ALC’s ARTICLE SERIES
For Planning our way out of the Covid-19 crisis.
Covid-19 has disrupted markets worldwide and is threatening to herald recession for businesses across the UK unless they embrace change: business as usual just doesn’t apply anymore! Lock-down restrictions have forced us to re-assess how businesses work and our ability to thrive in a post-Covid environment depends on how we react to these challenges.
The psychologist Elizabeth Kubler-Ross described the stages of grief people go through when a loved one dies in her book “On Death and Dying” in 1969. Psychologists, sociologists and economists have applied her theory to the process of dealing with any changes in life based around the concept of dealing with loss, whether it be a loved one, environment (such as a physical re-location), control (new boss), or established structure (e.g. time schedule, roles / responsibilities and process).
Given that the Covid-19 crisis is just one such loss (of market stability) that is so significant that we believe the Kubler-Ross change curve applies here:
The timeline is split into a number of stages in 3 distinct phases:
1. Shutdown – shock, denial and the reactions to fear / threat of what could happen
2. Exploration – a time of re-orientation and understanding of transition: effectively of what is ending and what could be beginning.
3. Planning for the future – positive acceptance of the change and a level of excitement and anticipation about what the future opportunities will bring.
The Shutdown stages have been demonstrated in the Covid-19 crisis by:
Shock – (early Feb) “Isn’t it terrible in China? Oh it’s spread to Italy now – poor them”
Denial – (early March) “It couldn’t happen here”. Some people thinking or refusing to acknowledge the situation. (I don’t want to be political, but Boris Johnson’s refusal to attend five COBRA meetings on Covid-19 could be considered symptomatic here)
Fear of the threat (mid March). Some companies were planning to close down, others made a ‘dash for cash’ – chasing up overdue invoices, cancelling or curtailing non-essential spend. The Government mitigated some of this panic by a generous Budget boost and interest rate cut. Social distancing restrictions were announced backed by the employee furlough scheme and various support packages designed to put the economy into hibernation until we emerge.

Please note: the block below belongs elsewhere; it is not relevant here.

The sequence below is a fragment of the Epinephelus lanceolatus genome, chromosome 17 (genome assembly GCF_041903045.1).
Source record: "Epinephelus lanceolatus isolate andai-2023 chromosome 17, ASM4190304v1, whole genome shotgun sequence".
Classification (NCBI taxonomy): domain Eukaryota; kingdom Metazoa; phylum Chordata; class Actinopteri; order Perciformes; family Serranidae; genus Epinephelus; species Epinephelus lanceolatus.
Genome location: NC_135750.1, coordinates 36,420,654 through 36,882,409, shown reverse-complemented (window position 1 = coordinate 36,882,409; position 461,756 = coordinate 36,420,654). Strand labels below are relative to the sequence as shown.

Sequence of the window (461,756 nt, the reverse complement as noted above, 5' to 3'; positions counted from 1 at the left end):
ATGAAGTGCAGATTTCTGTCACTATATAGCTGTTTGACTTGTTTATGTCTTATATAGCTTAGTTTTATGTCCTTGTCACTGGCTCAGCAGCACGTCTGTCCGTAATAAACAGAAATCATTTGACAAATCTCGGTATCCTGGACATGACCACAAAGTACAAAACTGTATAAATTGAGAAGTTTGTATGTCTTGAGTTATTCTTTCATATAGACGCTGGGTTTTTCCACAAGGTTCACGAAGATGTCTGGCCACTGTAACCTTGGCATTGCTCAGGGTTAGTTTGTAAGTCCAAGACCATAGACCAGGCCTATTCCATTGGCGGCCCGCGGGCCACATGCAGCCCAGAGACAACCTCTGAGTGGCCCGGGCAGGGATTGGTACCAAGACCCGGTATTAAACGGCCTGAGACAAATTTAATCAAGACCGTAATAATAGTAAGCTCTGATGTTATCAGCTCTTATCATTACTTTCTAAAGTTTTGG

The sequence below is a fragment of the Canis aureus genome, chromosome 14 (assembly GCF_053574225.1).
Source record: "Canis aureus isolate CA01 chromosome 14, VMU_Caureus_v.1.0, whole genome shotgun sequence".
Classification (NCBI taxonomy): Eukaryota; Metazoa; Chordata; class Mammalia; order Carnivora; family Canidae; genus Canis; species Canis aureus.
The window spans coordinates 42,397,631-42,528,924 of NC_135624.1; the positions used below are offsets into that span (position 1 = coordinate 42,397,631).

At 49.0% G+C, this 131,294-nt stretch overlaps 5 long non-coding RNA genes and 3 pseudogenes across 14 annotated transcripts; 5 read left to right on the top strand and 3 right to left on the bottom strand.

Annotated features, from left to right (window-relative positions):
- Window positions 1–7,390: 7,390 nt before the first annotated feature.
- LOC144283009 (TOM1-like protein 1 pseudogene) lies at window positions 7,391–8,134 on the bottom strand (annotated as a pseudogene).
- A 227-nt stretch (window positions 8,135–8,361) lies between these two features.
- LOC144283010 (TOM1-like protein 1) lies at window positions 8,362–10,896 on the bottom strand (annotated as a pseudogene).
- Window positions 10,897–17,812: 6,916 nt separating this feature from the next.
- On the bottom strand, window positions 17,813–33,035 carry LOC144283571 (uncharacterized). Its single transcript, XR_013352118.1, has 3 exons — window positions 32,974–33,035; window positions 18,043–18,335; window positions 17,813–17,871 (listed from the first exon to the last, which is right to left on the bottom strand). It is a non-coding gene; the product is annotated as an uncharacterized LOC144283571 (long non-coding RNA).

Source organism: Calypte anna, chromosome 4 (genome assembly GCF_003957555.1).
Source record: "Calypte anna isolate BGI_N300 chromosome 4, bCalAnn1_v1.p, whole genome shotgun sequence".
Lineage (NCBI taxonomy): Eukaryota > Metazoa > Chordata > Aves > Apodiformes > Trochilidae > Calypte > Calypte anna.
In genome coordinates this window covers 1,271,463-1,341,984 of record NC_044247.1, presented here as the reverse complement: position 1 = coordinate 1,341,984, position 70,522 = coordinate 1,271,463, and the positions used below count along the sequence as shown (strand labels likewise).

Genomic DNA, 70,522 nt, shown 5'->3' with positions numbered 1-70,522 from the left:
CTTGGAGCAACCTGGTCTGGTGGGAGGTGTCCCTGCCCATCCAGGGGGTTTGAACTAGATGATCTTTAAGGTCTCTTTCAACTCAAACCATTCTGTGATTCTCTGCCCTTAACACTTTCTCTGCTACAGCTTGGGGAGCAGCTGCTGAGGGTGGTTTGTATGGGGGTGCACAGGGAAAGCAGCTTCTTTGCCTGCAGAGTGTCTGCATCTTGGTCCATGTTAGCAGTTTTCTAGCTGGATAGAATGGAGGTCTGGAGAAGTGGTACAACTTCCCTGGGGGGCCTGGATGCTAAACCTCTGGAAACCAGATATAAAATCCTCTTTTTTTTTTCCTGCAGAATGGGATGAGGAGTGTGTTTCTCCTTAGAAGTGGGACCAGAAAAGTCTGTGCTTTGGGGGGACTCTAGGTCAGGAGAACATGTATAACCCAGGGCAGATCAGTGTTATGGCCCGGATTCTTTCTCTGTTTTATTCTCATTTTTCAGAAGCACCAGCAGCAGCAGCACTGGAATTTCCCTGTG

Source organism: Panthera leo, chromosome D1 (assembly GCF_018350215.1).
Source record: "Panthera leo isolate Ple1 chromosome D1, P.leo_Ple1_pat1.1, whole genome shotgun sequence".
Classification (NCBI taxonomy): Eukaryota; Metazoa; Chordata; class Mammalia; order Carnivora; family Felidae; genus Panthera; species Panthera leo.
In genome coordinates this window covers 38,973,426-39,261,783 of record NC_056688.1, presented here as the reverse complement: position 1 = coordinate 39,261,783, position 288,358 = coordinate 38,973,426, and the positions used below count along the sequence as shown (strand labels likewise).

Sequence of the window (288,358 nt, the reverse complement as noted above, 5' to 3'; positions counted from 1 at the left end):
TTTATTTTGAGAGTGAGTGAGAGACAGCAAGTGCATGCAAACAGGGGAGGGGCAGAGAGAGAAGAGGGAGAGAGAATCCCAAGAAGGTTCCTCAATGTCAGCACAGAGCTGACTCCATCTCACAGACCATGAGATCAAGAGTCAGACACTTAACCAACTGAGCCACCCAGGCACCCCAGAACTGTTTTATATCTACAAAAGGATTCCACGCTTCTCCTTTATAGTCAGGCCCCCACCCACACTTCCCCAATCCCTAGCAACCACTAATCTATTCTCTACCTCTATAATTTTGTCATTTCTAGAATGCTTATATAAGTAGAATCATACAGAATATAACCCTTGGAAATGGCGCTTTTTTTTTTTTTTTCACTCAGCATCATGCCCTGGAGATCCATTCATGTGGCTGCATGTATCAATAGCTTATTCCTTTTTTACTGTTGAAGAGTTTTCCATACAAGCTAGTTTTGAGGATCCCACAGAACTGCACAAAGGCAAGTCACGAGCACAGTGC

Depression – inevitably there will be losers (Flybe, Kath Kidston, Debenhams, Warehouse and Oasis are just some of the obvious ones).
Exploration phase steps include:
Bargaining – exploring the boundaries of lockdown: which businesses can operate on-line? What support mechanisms are needed? How can we maintain revenue and the integrity of our businesses? Testing and refining the furlough, CBIL loan schemes and other Government initiatives. The boom in WFH technologies such as Zoom and Slack, the spike in Netflix subscriptions, home delivery services and PPE provision.
Exploring Options – there will be opportunities too for businesses that are agile: switching hi tech engineering into ventilator / PPE production in the short term, visioning of future market opportunities taking into account the UK Government’s planning for an ‘on-shoring’ boom etc..
The Planning for the Future phase is the start of the recovery.
Planning to Perform – development of plans for a post-covid future: assessing how we can better meet new market opportunities. Ensuring a diversity and resilience in our Supply Chains for example is a key requirement and planning this for the next 12-18 months is something we should all be embracing.
What do we need to do? – the acknowledged advice to speed the transition through the phases and stages of the curve is “communicate, communicate, communicate through open and honest dialogue. This can be via standard media such as the TV and news, but we recommend keeping up with topical media such as LinkedIn, attending Webinars and holding discussions with other affected parties such as suppliers and distributors.
ALC is offering a FOC, no-obligation Zoom consultation to discuss your business, identify the core challenges and debate next steps.
Three areas for every business to consider are:
1) Supply chain and your dependency on imports.
2) Supplier Lead time – building resilience into your safety stock calculations.
3) Assess your dependence on essential skills and plan contingency actions.
Contact us for an informal discussion on how we can help your business recover as quickly as it will have to.